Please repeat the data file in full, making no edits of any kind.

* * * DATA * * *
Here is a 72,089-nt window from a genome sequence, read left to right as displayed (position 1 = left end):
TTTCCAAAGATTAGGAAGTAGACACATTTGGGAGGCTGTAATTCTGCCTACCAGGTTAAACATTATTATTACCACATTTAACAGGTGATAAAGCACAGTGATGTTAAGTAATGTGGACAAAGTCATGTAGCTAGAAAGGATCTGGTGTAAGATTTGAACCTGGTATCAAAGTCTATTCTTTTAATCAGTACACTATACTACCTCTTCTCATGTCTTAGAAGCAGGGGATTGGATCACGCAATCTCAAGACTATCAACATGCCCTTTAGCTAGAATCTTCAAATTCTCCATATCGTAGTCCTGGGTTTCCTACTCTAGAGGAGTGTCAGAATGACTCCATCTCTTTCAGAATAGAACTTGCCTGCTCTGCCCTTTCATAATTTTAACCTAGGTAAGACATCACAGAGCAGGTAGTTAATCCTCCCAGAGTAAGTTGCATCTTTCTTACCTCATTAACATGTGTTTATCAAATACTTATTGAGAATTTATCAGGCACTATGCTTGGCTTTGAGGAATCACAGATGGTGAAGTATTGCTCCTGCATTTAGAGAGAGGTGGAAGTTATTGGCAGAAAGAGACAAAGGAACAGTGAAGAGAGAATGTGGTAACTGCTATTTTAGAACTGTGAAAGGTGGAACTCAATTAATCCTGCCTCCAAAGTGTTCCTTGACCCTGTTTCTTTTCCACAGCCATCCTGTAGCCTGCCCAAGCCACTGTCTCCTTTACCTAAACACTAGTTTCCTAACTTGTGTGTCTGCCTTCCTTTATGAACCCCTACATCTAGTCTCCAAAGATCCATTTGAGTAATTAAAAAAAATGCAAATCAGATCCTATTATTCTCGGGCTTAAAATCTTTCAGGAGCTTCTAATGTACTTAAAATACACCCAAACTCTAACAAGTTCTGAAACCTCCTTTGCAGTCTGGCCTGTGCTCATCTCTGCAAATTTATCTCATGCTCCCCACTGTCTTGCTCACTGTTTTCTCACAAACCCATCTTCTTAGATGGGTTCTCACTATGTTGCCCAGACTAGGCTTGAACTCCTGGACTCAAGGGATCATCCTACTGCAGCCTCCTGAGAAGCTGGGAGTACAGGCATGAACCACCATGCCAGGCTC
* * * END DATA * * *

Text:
Here is a 72,089-nt window from a genome sequence, read left to right as displayed (position 1 = left end):
TTTCCAAAGATTAGGAAGTAGACACATTTGGGAGGCTGTAATTCTGCCTACCAGGTTAAACATTATTATTACCACATTTAACAGGTGATAAAGCACAGTGATGTTAAGTAATGTGGACAAAGTCATGTAGCTAGAAAGGATCTGGTGTAAGATTTGAACCTGGTATCAAAGTCTATTCTTTTAATCAGTACACTATACTACCTCTTCTCATGTCTTAGAAGCAGGGGATTGGATCACGCAATCTCAAGACTATCAACATGCCCTTTAGCTAGAATCTTCAAATTCTCCATATCGTAGTCCTGGGTTTCCTACTCTAGAGGAGTGTCAGAATGACTCCATCTCTTTCAGAATAGAACTTGCCTGCTCTGCCCTTTCATAATTTTAACCTAGGTAAGACATCACAGAGCAGGTAGTTAATCCTCCCAGAGTAAGTTGCATCTTTCTTACCTCATTAACATGTGTTTATCAAATACTTATTGAGAATTTATCAGGCACTATGCTTGGCTTTGAGGAATCACAGATGGTGAAGTATTGCTCCTGCATTTAGAGAGAGGTGGAAGTTATTGGCAGAAAGAGACAAAGGAACAGTGAAGAGAGAATGTGGTAACTGCTATTTTAGAACTGTGAAAGGTGGAACTCAATTAATCCTGCCTCCAAAGTGTTCCTTGACCCTGTTTCTTTTCCACAGCCATCCTGTAGCCTGCCCAAGCCACTGTCTCCTTTACCTAAACACTAGTTTCCTAACTTGTGTGTCTGCCTTCCTTTATGAACCCCTACATCTAGTCTCCAAAGATCCATTTGAGTAATTAAAAAAAATGCAAATCAGATCCTATTATTCTCGGGCTTAAAATCTTTCAGGAGCTTCTAATGTACTTAAAATACACCCAAACTCTAACAAGTTCTGAAACCTCCTTTGCAGTCTGGCCTGTGCTCATCTCTGCAAATTTATCTCATGCTCCCCACTGTCTTGCTCACTGTTTTCTCACAAACCCATCTTCTTAGATGGGTTCTCACTATGTTGCCCAGACTAGGCTTGAACTCCTGGACTCAAGGGATCATCCTACTGCAGCCTCCTGAGAAGCTGGGAGTACAGGCATGAACCACCATGCCAGGCTC